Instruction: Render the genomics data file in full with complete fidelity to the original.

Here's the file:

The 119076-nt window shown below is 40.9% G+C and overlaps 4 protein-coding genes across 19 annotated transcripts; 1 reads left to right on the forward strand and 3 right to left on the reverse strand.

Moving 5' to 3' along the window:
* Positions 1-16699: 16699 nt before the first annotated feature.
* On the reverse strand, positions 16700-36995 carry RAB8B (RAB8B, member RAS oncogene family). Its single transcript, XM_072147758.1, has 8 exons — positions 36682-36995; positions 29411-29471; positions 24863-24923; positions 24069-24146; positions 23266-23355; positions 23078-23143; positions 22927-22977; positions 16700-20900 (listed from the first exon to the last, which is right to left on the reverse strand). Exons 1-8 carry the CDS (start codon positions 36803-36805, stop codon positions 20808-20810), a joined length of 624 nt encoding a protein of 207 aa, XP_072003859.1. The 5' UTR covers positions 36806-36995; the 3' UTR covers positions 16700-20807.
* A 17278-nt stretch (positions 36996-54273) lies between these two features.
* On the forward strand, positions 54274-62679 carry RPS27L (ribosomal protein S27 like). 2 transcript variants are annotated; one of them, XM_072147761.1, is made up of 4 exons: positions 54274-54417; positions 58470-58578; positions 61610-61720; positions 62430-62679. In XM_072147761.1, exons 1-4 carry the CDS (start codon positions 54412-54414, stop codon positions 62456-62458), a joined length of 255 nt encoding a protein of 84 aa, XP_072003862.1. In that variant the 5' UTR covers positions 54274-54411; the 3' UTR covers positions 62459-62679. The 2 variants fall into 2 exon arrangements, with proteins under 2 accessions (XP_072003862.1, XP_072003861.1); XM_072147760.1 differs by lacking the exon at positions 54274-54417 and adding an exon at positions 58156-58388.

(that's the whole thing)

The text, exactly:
The 119076-nt window shown below is 40.9% G+C and overlaps 4 protein-coding genes across 19 annotated transcripts; 1 reads left to right on the forward strand and 3 right to left on the reverse strand.

Moving 5' to 3' along the window:
* Positions 1-16699: 16699 nt before the first annotated feature.
* On the reverse strand, positions 16700-36995 carry RAB8B (RAB8B, member RAS oncogene family). Its single transcript, XM_072147758.1, has 8 exons — positions 36682-36995; positions 29411-29471; positions 24863-24923; positions 24069-24146; positions 23266-23355; positions 23078-23143; positions 22927-22977; positions 16700-20900 (listed from the first exon to the last, which is right to left on the reverse strand). Exons 1-8 carry the CDS (start codon positions 36803-36805, stop codon positions 20808-20810), a joined length of 624 nt encoding a protein of 207 aa, XP_072003859.1. The 5' UTR covers positions 36806-36995; the 3' UTR covers positions 16700-20807.
* A 17278-nt stretch (positions 36996-54273) lies between these two features.
* On the forward strand, positions 54274-62679 carry RPS27L (ribosomal protein S27 like). 2 transcript variants are annotated; one of them, XM_072147761.1, is made up of 4 exons: positions 54274-54417; positions 58470-58578; positions 61610-61720; positions 62430-62679. In XM_072147761.1, exons 1-4 carry the CDS (start codon positions 54412-54414, stop codon positions 62456-62458), a joined length of 255 nt encoding a protein of 84 aa, XP_072003862.1. In that variant the 5' UTR covers positions 54274-54411; the 3' UTR covers positions 62459-62679. The 2 variants fall into 2 exon arrangements, with proteins under 2 accessions (XP_072003862.1, XP_072003861.1); XM_072147760.1 differs by lacking the exon at positions 54274-54417 and adding an exon at positions 58156-58388.